Tina Fey and Amy Poehler
Speaking of two people who aren’t white guys, Fey and Poehler have tremendous chemistry together. They get people interested in watching the Golden Globes! They are both in “Mean Girls,” though their dynamic is not on display there. However, you can see it in action in both “Baby Mama” and “Sisters.”
Will Ferrell and John C. Reilly
We will forgive them for “Holmes & Watson.” Not every comedy can be a hit. They gave us “Step Brothers” and “Talladega Nights.” Ferrell is arguably the biggest comedy movie star of his generation. Reilly is a great dramatic actor, but he likes to get silly as well clearly. They both excel at going all out, which in their best moments leaves moviegoers rolling in the aisles.
Ben Stiller and Owen Wilson
This is, of course, based on the dynamic between Chas Tenenbaum and Eli Cash in the searing family dramedy “The Royal Tenenbaums.” Or, you know, not. While that’s a great movie, it doesn’t really fall into the comedy duo category. On the other hand, there’s “Zoolander” and “Starsky & Hutch.” Wilson also pops up in the “Night at the Museum” movies to have fun with the duo’s dynamic. Let’s just try and forget “Zoolander 2” happened.
Simon Pegg and Nick Frost
Pegg and Frost began working together on the cult British sitcom “Spaced.” Then, Pegg and director Edgar Wright broke into the mainstream with “Shaun of the Dead,” which was the first Pegg and Frost project. From there, they made “Hot Fuzz” and “End of the World.” In recent years, they’ve done less work together, but they did reunite to make the alien comedy “Paul.”
Jack Lemmon and Walter Matthau
This is a dynamic that spanned generations. In the ‘60s they were making films like “The Odd Couple” and “The Fortune Cookie.” Then, in the ‘90s, they ended their career-making comedies together like “Grumpy Old Men” and “Out to Sea.” They worked together one last time in 1998, fittingly making “The Odd Couple II.”
Lucille Ball and Bob Hope
That’s right, Hope is doing double duty on this list. It’s not so much about him as it is wanting to get a comedy legend like Ball on here as well. While she’s mostly affiliated with her former husband Desi Arnaz – and they did make one movie together – Ball actually made more comedy films with Hope than the man who brought Ricky Ricardo to life. Are they necessarily famous comedies? No, but they were two legends doing a double act that is one for the comedy lovers to check out.
Dıck Powell and Myrna Loy
You would think there would be more characters who are married couples that are successful double acts. And yet, we have to go back to the ‘30s for Powell and Loy. The two starred as Nick and Nora Charles in the “Thin Man” series of films. These mystery movies are built on the chemistry between Powell and Loy. Nick and Nora and fun and playful, and they keep the energy up between the murder mystery beats.
John Cho and Kal Penn
In a way, Cho and Penn are their generations Cheech and Chong. Well, in terms of starring in a series of stoner comedies. Their acting skills are a little more eclectic and impressive than Cheech and Chong. Well, Chong at least. Cheech has done some good stuff! Anyway, we’re getting distracted from shouting out Harold and Kumar, who went from wanting to go to White Castle to doing so much more, usually with Neil Patrick Harris in tow.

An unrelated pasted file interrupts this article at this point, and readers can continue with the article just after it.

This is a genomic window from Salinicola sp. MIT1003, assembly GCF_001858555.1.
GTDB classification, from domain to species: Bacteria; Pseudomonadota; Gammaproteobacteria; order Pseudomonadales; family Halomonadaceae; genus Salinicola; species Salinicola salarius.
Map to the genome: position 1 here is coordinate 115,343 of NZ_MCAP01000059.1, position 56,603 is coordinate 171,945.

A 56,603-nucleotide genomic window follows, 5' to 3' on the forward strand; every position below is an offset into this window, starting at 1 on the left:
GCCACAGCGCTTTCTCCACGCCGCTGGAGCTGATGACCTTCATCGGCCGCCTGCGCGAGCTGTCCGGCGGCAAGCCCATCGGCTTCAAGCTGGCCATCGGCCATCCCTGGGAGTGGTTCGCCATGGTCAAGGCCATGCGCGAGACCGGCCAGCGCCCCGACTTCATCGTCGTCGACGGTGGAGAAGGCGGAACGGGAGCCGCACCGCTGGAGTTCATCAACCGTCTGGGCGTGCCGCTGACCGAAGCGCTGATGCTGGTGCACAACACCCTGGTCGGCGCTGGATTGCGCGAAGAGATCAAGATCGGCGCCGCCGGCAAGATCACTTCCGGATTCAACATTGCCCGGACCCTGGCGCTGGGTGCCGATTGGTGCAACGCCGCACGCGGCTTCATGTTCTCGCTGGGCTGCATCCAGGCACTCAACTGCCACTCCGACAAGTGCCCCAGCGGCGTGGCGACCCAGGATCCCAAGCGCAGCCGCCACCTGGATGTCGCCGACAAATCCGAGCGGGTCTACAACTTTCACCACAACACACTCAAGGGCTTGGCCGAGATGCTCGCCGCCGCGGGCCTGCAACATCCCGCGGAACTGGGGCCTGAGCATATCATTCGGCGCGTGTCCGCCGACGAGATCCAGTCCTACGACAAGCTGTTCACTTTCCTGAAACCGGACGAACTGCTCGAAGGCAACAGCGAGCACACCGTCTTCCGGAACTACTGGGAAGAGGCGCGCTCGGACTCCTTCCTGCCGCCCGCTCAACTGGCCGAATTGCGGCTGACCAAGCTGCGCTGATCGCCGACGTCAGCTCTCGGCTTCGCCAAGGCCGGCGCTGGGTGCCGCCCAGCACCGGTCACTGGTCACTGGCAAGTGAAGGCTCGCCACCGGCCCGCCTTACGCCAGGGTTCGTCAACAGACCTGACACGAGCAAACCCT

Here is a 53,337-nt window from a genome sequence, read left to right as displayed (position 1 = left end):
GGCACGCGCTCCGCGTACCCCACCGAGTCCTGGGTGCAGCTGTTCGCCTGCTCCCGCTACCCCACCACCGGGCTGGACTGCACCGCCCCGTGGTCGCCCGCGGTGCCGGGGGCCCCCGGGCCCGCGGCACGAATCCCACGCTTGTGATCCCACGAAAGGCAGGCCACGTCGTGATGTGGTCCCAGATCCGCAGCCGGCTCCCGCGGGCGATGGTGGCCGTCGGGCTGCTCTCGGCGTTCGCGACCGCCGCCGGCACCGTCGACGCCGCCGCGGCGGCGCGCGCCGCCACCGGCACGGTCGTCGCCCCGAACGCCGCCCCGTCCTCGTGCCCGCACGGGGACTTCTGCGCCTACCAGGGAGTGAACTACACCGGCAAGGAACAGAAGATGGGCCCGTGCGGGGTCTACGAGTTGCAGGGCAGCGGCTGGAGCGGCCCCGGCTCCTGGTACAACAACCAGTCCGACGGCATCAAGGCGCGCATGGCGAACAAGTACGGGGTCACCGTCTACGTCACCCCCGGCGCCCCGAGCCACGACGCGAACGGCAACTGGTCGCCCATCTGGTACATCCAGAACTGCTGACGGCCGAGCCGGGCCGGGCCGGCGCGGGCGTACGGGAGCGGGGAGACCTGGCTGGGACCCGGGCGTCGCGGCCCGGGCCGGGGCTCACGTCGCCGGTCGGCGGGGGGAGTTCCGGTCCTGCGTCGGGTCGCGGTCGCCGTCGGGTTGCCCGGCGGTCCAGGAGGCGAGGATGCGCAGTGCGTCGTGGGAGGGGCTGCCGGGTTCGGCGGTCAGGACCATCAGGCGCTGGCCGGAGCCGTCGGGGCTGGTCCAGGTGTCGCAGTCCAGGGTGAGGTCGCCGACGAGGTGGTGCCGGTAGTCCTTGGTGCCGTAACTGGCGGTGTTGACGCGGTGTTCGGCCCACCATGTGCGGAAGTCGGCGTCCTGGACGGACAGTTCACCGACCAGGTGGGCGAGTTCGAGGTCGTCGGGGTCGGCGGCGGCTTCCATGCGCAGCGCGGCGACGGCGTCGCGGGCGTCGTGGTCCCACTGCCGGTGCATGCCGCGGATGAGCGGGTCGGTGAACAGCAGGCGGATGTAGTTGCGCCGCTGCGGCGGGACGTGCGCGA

Melissa McCarthy and Sandra Bullock
Yes, this is based on one film, but again, female duos haven’t gotten as many chances to repeat themselves on the screen. Also, some of those films aren’t very good. “The Heat,” though, is definitely good, and it’s built entirely on the comedy double act of Bullock and McCarthy. It’s a classic buddy cop situation. Bullock is straight-laced. McCarthy is brash and plays by her own rules. We wouldn’t mind a sequel in the slightest.
Kristen Wiig and Annie Mumolo
Wiig and Mumolo co-wrote “Bridesmaids” together, which is a classic ensemble comedy. They also have one really funny scene together on an airplane. The writing of “Bridesmaids” is a little bit of why we are including them. They have now also starred in a new film called “Barb and Star Go to Vista Del Mar.” If it’s successful, we expect to see more Wiig and Mumolo comedies.
Cary Grant and Rosalind Russell
This is based effectively on one film, “His Girl Friday.” However, Grant and Russell have maybe the best dynamic of any comedy duo in a movie in that one. “His Girl Friday” remains an all-time great comedy and the epitome of the screwball comedy. Grant was a master of that genre, but Russell more than keeps her own. If the Oscars liked to reward comedies, she would have won for this film. If you want to see what a comedy duo can do when firing on all cylinders, watch “His Girl Friday.”
Cary Grant and Irene Dunne
As we said, Grant was something of the king of the screwball comedy. Dunne, though, may have been the queen. A five-time Oscar nominee for Best Actress, Dunne and Grant worked together in two classic screwball comedies: “The Awful Truth” and “My Favorite Wife.” Dunne was nominated for an Oscar for the former.
Ice Cube and Chris Tucker
Maybe you would include Tucker and Jackie Chan as a comedy duo for the “Rush Hour” films. Well, we aren’t a big fan of those movies. Instead, let’s shout out Tucker’s work alongside Ice Cube in the “Friday” movies. Cube does gruff well. Tucker is a classic loudmouth. It’s fair to say that “Friday” was vital to the careers of both Ice Cube and Tucker, and if they hadn’t had each other to play off of, who knows what might have happened?